Rats were injected intraperitoneally with 35.3 ± 0.8 µg [3H]DADM with a specific activity of 107 µCi/mg, in 0.5 ml 1 % (w/v) detergent. Results are the mean ±standard deviation for the number of animals given in parenthesis.

Day Recovery of tritium as [3H] DADM (µg)
Urine  Faeces
1 0.215 ± 0.080 (12) 30.646 ± 3.882 (12)
2 0.027 ± 0.015 (9) 2.008 ± 1.308 (9)
3 0.024 ± 0.009 (6) 0.107 ± 0.042 (6)
4 0.020 ± 0.003 (3) 0.013 ± 0.068 (3)

SUBCUTANEOUS

After subcutaneous injection of [3H]DADM into rats most of the tritium was excreted in the faeces during the first 48 h, after which time the content of tritium in the faeces decreased dramatically. The urine contained a very low proportion of the dose which decreased steadily during the 4 days. The content of tritium in organs and tissues in a second group of rats, 2 of which were killed at 24, 48 and 96 h after injection of 44.26 ± 1.38 µg [3H]DADM showed that the liver contained a mean of the equivalent of 0.572 µg DADM and both kidneys contained a mean of 0.311 µg DADM. These amounts decreased during 96 h to less than 0.01 µg in the

liver and to 0.209 µg in the kidneys. Also at 24 h, the blood contained the equivalent of 0.015 µg/ml, whereas, both testes, heart and spleen each contained less than 0.004 µg. The levels of tritium in the bladder, brain, renal depot fat and skeletal muscle were all below the limits of detection at 24 h after injection.

Rats were injected subcutaneously with 57.1 ± 1.4 µg [3H]DADM with a specific activity of 107 µCi/mg, in 0.5 ml 1 % (w/v) detergent. Results are the mean ±standard deviation for the number of animals given in parenthesis.

Day Recovery of tritium as [3H] DADM (µg)
Urine  Faeces
1 0.312 ± 0.056 (3) 31.083 ± 3.619 (3)
2 0.118 ± 0.058 (3) 22.824 ± 3.664 (3)
3 0.077 ± 0.032 (3) 1.996 ± 0.452 (3)
4 0.043 ± 0.018 (3) 0.323 ± 0.178 (3)

PERCUTANEOUS

A series of experiments were done to investigate the extent of percutaneous absorption of [3H]DADM. Thus three concentrations in 1% detergent solution of between 0.007 % (w/v) and 0.009 % (w/v) [3H]DADM were applied in separate experiments to 8 cm2 of clipped rat dorsal skin, with or without rinsing, and the site protected with an occlusive patch. Scintillation counting of the treated skin at 24 h revealed a deposition of 0.2 to 0.4 1g/cm2 for rinsed skins and of approx. 0.5 to 1.0 µg/cm2 for unrinsed skins.

The rinse water contained 79% of the applied [3H]DADM. The exact amount retained by the nylon patch was difficult to measure because combustion was unsatisfactory and extraction by solvents was inconsistent.

Autoradiography of the skin at 24 h after treatment showed a low to moderate grain density over the stratum comeum and around the mouth of the hair follicles but revealed no evidence of transepidermal penetration. No meastlrable radioactivity was excreted. Enzyme separated dermis contained very small quantities of radioactivity, equivalent to 3 -33 ng/cm2 from rinsed animals and 8-50 ng/cm2 from unrinsed animals. Some or all of this tritium might be within the residual hair follicles. At 0.012% (w/v) [3H]DADM in detergent solution, application to 15 cm2 of clipped rat dorsal skin without rinsing and with the treated area protected with a nylon occlusive patch, resulted in a deposition of approx. 1.6 µg/cm2. Small amounts of tritium were detected in the excreta. During the first 2 days the amount of tritium excreted was the equivalent of 0.249 µg [3H]DADM which, on correction for a 93.2% recovery of an intraperitoneal dose, represents an absorption through rat skin of 0.018 µg/cm2. At 24 h autoradiography of the treated skin revealed a low to moderate grain density over the stratum corneum and around the mouth of the hair follicles. At 48 and 72 h however, there was evidence of penetration through the wall of the hair follicle into the lower dermis.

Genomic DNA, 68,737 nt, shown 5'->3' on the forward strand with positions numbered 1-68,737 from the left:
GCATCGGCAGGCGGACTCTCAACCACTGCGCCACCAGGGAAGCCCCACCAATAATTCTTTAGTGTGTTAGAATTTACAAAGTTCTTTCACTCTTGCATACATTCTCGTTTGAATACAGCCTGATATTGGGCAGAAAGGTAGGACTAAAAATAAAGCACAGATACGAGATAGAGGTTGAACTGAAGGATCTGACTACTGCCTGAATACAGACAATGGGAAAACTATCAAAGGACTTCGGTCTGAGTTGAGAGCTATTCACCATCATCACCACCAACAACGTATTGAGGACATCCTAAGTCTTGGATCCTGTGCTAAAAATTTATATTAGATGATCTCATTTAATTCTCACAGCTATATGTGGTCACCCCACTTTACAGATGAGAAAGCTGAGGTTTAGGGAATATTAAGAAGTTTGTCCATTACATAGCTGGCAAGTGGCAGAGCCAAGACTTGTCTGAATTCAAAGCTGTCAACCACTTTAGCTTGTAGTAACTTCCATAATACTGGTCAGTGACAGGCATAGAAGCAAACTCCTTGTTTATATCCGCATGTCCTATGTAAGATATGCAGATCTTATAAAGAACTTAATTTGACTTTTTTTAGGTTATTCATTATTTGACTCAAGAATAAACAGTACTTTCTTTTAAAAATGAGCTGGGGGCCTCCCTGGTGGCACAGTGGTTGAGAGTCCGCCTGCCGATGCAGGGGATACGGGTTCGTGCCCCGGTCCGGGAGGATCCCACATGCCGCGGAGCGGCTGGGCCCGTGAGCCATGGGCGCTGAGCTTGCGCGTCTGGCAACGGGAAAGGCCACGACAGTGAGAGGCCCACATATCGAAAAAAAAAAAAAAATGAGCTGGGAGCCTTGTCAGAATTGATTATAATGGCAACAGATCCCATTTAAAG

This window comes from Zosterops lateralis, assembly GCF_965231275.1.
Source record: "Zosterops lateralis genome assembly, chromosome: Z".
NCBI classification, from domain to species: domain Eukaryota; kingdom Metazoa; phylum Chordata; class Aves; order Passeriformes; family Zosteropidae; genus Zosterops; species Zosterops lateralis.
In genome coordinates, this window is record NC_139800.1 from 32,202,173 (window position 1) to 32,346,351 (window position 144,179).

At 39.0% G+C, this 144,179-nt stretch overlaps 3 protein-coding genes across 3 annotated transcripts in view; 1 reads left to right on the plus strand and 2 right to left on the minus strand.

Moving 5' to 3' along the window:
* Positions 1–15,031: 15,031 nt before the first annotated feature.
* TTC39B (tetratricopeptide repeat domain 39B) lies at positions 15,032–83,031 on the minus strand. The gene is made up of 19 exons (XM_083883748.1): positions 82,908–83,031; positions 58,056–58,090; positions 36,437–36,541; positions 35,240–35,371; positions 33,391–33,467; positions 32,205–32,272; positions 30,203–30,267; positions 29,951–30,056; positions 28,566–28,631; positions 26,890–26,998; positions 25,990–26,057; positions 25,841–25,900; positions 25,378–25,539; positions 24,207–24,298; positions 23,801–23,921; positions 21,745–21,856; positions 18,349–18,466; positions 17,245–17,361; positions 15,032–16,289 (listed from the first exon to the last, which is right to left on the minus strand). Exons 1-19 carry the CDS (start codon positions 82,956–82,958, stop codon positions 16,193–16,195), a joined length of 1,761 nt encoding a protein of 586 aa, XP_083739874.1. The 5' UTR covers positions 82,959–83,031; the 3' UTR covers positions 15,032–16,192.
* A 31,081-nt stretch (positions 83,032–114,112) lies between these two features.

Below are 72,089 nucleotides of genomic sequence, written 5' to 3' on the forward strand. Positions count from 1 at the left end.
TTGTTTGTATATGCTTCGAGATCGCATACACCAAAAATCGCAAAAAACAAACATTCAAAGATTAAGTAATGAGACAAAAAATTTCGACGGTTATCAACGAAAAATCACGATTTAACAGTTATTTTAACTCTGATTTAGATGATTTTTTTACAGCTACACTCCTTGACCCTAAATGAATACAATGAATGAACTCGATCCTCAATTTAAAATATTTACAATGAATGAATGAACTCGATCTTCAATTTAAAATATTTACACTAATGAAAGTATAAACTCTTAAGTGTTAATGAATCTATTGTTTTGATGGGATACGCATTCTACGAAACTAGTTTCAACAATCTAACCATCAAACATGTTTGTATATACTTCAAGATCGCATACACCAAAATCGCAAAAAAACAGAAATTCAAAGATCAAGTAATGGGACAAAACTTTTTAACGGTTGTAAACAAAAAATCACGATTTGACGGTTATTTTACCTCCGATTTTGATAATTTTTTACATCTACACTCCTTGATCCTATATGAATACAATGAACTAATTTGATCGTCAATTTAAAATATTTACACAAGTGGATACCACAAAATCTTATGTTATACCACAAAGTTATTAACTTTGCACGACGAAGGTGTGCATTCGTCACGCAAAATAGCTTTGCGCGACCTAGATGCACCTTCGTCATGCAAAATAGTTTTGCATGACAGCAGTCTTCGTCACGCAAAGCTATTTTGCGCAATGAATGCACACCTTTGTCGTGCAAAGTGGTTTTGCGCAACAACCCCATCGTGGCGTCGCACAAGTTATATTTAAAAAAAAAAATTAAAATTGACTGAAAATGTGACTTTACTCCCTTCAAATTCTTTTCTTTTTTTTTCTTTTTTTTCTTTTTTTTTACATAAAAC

When measurable absorption through skin occurred, tissue levels were very low. At 24 h after application, the intestinal tract contained the equivalent of approx. 0.07 µg [3H]DADM, the liver, kidneys, brain, testes, heart and spleen each contained less than the equivalent of 0.007 µg [3H]DADM, but no measurable radioactivity was present in blood, bladder or renal depot fat. Skeletal muscle contained the equivalent of 20 -50 ppb [3H]DADM. At 48 and 72 h after application the tissue levels decreased to below the limits of detection. Thus there was no accumulation or persistence of tritium in the kidneys of topically-treated rats. From the 2 rats treated topically with [3H]DADM in ethanol, measurable amounts of tritium were present in faeces, in the large and small intestines and their contents and also in the contents of the stomach. The total amount of tritium in excreta and tissues was equivalent to 0.182 µg [3H]DADM. The liver, kidneys, bladder and heart of one rat contained small amounts of tritium, each less than the equivalent of 0.01 µg [3H]DADM. Samples which contained no measurable radioactivity were urine, blood, stomach, testes, spleen, brain, skeletal muscle and depot fat.

Rats were treated topically with 60.46 ± 1.95 µg [3H]DADM with a specific activity of 107 µCi/mg in 1 % aqueous detergent, over 15 cm2 clipped dorsal skin. Results are the mean ± standard deviation for the number of animals given in parenthesis.

Day Recovery of tritium as [3H] DADM (µg)
Urine  Faeces
1 0.023 ± 0.020 (9) 0.199 ± 0.294(9)
2 <0.012(6) 0.027 ± 0.029(6)
3 <0.012(3) 0.016 ± 0.027(3)

DISCUSSION